Liz Truss has admitted herself that her tax cuts will disproportionately benefit the rich (Picture: Wiktor Szymanowicz/Future Publishing via Getty Images)
‘I am sick and tired of trickle-down economics. It has never worked.’
Trickle-down economics, I assumed, was a thing of the past.
It is based on the theory that you must disproportionately favour wealthy people and businesses in the short-term in order to boost the standards of living for everyone in the long-term.
This is a disproved hypothesis, which has failed time and time again. The top 1% will do anything in their power to hoard wealth and profits – we simply cannot improve the lives of people across the country by giving more money to the wealthiest in society.
The Prime Minister has branded the move to lift the cap on bankers’ bonuses as a ‘difficult decision’ – so difficult, it seems, that she has done it within weeks of taking office.
Aside from the moral argument, we must also be clear that there is no link between high bonuses and increased performance. In 2014, the bailed-out Royal Bank of Scotland handed out £421million in bonuses despite seven consecutive years of losses.
This decision exposes the Tories’ priorities. Truss said that ‘spurring economic growth may mean doing unpopular things’, which seems to be an admission that she simply doesn’t care what people think.
Before the notorious crash of the early late 2000s, bankers’ bonuses were spiralling, standing at £16billion in 2007.
The current cap, introduced in 2014 following the crash, limits annual pay-outs to twice a banker’s salary, because everyone could see this pernicious culture was out of control.
Last year, Britain’s banks made £45.6billion in profits – they clearly aren’t being held back.
Labour must be stronger in opposing this change, because it is not anti-business to be against excess corporate greed. The party must always be on the side of fairness for all.
After all, it seems pay restraint is only for those on low-incomes, not for bankers. The Governor of the Bank of England has said that workers should not ask for big pay rises, while the Government refuses to give workers inflation-matching pay rises.
The truth is, the Tory Government will continue to help their rich mates, leaving working people lacking support in desperate times.
Boris Johnson, the liar-in-chief, was perhaps more skilled at hiding the true intentions of the Conservatives.
Liz Truss has admitted herself that her tax cuts will disproportionately benefit the rich. She isn’t even trying to hide it!
And, how could she? The Resolution Foundation says, on average, the richest 10th percentage of households will benefit from the Government’s cost-of-living living measures by about £4,700 a year, while the poorest 10th will receive just £2,200.
We cannot forget that Truss was forced into a humiliating U-turn before even taking office, over her plans to cut civil service pay outside London. As Maya Angelou once said, ‘When people show you who they are, believe them the first time’.
The true dividing lines are already clear. To tackle the energy crisis, Labour has consistently called for a windfall tax to tackle excess profits – but Truss would rather borrow more money on taxpayers’ backs.
Her changes to stamp duty cut will only help people who can afford to buy a home – not get more people on the ladder.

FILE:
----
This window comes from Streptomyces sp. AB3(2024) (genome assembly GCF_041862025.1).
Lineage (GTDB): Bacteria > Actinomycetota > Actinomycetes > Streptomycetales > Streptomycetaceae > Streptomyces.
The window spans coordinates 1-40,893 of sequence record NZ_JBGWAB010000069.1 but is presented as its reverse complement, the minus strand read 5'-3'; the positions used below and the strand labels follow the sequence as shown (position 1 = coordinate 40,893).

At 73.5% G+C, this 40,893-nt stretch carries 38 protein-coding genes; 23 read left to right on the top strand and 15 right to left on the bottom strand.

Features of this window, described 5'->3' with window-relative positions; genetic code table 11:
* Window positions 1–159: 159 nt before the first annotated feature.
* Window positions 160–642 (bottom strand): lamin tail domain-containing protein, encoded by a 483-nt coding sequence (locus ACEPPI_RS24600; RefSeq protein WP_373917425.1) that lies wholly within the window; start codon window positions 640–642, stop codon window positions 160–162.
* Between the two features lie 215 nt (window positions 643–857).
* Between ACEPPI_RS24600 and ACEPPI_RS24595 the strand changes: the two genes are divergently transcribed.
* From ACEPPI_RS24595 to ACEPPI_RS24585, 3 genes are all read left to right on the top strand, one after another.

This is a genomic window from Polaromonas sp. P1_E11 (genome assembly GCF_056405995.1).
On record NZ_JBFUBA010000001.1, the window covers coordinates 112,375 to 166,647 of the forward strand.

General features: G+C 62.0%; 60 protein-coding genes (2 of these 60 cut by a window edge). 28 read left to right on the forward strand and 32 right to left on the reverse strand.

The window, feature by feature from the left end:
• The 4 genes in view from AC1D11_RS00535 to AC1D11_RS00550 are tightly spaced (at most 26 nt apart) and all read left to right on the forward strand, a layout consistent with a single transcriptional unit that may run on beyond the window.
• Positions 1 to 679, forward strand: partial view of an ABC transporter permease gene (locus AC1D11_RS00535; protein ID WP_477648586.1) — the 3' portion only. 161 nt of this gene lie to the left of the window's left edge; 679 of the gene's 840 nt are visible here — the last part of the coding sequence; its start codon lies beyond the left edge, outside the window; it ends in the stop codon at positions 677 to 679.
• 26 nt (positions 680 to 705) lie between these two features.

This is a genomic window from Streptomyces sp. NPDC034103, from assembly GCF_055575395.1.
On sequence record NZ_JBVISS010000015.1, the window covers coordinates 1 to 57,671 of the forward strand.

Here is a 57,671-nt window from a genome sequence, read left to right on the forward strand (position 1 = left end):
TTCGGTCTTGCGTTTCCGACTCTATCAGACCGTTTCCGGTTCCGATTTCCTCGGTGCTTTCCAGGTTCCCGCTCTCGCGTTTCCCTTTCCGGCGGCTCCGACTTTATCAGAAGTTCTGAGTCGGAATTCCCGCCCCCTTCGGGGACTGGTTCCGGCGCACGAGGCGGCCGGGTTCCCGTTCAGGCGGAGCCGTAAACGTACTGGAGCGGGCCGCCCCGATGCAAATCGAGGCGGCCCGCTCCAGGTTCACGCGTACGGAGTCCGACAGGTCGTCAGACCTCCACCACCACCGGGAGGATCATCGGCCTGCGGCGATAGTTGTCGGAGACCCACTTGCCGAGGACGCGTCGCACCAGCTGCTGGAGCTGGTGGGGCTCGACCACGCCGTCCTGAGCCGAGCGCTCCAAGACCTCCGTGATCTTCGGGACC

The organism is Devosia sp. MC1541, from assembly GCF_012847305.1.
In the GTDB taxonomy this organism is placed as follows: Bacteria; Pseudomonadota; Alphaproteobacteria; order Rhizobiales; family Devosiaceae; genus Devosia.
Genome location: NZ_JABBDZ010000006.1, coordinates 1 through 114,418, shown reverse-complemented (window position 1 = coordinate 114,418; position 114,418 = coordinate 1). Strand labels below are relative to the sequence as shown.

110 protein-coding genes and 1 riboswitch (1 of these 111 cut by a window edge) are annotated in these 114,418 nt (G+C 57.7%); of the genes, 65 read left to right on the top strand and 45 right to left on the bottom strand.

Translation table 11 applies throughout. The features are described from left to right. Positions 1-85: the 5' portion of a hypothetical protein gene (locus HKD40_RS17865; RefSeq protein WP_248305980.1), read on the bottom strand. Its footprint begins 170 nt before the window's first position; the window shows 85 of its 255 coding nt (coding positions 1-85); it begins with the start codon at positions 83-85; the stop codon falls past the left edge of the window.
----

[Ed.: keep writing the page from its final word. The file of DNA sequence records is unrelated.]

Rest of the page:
The facts show we have high levels of wealth inequality. The gap between the richest in society and the rest of the population has widened over a 10-year period, under successive Tory governments.
It’s time to do things differently, with a focus on people before profit (Picture: Dan Kitwood/Getty Images)
This may be why the Treasury is refusing to publish the UK’s economic forecast alongside Friday’s mini-budget.
Conservative Governments have a history of avoiding scrutiny, notably during the pandemic when they refused to publish full details of procurement contracts to Tory-linked businesses.
These ‘growth boosting’ measures may possibly result in a temporary boost on paper, but if wealth is hoarded by the richest in society, it will be hollow.
Under the Tories, it is working people who are creating the wealth in this country but only those at the top benefitting from it.
Much like the Government’s energy price cap policy, which only kicks the can down the road and doesn’t address the core issue, I fear these measures are designed to distract people ahead of the next general election.
It’s time to do things differently, with a focus on people before profit.
That must start with an extended windfall tax on the excess profits of energy companies so we can support the most vulnerable with their crippling bills.
It must mean giving working people a real pay rise, because if we value people’s hard work properly, society will flourish, standards of living will improve, and crime rates will fall as the most vulnerable people in society will get the support they need.
And it must mean protecting the hard-fought for right to strike.
I wrote in my previous column that the Tories are not on the side of working people, that we would see more of the same failures under Liz Truss, and that she had the opportunity to prove me wrong.
Well, with only weeks into her premiership, I’m afraid that I am already being proven correct.
This Government, like the ones before it, cannot be trusted – it’s time for real change with Labour.
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